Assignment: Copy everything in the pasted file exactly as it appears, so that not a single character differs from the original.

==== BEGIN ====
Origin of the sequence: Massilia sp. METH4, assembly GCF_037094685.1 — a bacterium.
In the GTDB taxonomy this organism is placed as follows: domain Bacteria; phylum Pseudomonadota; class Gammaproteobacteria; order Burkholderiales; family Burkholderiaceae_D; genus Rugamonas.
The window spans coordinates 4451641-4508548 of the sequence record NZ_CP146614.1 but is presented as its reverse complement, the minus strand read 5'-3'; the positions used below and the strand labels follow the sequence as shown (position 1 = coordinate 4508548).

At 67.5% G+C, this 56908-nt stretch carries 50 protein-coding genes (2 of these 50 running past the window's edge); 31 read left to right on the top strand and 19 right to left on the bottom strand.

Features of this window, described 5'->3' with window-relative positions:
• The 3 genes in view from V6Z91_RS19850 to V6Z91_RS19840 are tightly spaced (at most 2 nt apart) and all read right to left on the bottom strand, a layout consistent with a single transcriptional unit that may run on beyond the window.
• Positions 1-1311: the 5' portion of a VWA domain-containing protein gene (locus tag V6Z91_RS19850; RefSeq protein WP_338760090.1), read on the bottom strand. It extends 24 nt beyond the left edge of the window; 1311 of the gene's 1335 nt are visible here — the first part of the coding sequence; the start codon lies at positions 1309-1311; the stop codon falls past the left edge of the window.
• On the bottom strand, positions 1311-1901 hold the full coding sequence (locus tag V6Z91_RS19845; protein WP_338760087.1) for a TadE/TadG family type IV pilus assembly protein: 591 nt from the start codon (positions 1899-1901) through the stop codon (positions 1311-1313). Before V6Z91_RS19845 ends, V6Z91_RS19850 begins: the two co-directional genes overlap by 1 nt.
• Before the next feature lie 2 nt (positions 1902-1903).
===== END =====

Origin of the sequence: Massilia sp. METH4, assembly GCF_037094685.1 — a bacterium.
In the GTDB taxonomy this organism is placed as follows: domain Bacteria; phylum Pseudomonadota; class Gammaproteobacteria; order Burkholderiales; family Burkholderiaceae_D; genus Rugamonas.
The window spans coordinates 4451641-4508548 of the sequence record NZ_CP146614.1 but is presented as its reverse complement, the minus strand read 5'-3'; the positions used below and the strand labels follow the sequence as shown (position 1 = coordinate 4508548).

At 67.5% G+C, this 56908-nt stretch carries 50 protein-coding genes (2 of these 50 running past the window's edge); 31 read left to right on the top strand and 19 right to left on the bottom strand.

Features of this window, described 5'->3' with window-relative positions:
• The 3 genes in view from V6Z91_RS19850 to V6Z91_RS19840 are tightly spaced (at most 2 nt apart) and all read right to left on the bottom strand, a layout consistent with a single transcriptional unit that may run on beyond the window.
• Positions 1-1311: the 5' portion of a VWA domain-containing protein gene (locus tag V6Z91_RS19850; RefSeq protein WP_338760090.1), read on the bottom strand. It extends 24 nt beyond the left edge of the window; 1311 of the gene's 1335 nt are visible here — the first part of the coding sequence; the start codon lies at positions 1309-1311; the stop codon falls past the left edge of the window.
• On the bottom strand, positions 1311-1901 hold the full coding sequence (locus tag V6Z91_RS19845; protein WP_338760087.1) for a TadE/TadG family type IV pilus assembly protein: 591 nt from the start codon (positions 1899-1901) through the stop codon (positions 1311-1313). Before V6Z91_RS19845 ends, V6Z91_RS19850 begins: the two co-directional genes overlap by 1 nt.
• Before the next feature lie 2 nt (positions 1902-1903).